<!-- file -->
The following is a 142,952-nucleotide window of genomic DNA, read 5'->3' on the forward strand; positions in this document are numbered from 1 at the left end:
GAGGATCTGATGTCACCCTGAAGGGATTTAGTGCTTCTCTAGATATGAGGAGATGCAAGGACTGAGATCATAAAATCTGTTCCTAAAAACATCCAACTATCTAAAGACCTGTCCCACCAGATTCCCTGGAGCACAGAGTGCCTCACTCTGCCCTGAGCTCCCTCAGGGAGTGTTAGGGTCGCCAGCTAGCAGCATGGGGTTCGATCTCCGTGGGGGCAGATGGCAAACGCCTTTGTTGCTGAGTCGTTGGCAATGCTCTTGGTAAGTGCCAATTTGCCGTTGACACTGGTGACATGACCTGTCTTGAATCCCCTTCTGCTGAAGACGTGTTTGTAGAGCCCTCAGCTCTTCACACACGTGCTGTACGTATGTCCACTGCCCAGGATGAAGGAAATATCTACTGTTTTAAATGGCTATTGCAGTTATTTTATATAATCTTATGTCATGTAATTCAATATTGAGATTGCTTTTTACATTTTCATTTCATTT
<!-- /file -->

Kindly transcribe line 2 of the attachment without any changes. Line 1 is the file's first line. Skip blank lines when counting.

GAGGATCTGATGTCACCCTGAAGGGATTTAGTGCTTCTCTAGATATGAGGAGATGCAAGGACTGAGATCATAAAATCTGTTCCTAAAAACATCCAACTATCTAAAGACCTGTCCCACCAGATTCCCTGGAGCACAGAGTGCCTCACTCTGCCCTGAGCTCCCTCAGGGAGTGTTAGGGTCGCCAGCTAGCAGCATGGGGTTCGATCTCCGTGGGGGCAGATGGCAAACGCCTTTGTTGCTGAGTCGTTGGCAATGCTCTTGGTAAGTGCCAATTTGCCGTTGACACTGGTGACATGACCTGTCTTGAATCCCCTTCTGCTGAAGACGTGTTTGTAGAGCCCTCAGCTCTTCACACACGTGCTGTACGTATGTCCACTGCCCAGGATGAAGGAAATATCTACTGTTTTAAATGGCTATTGCAGTTATTTTATATAATCTTATGTCATGTAATTCAATATTGAGATTGCTTTTTACATTTTCATTTCATTT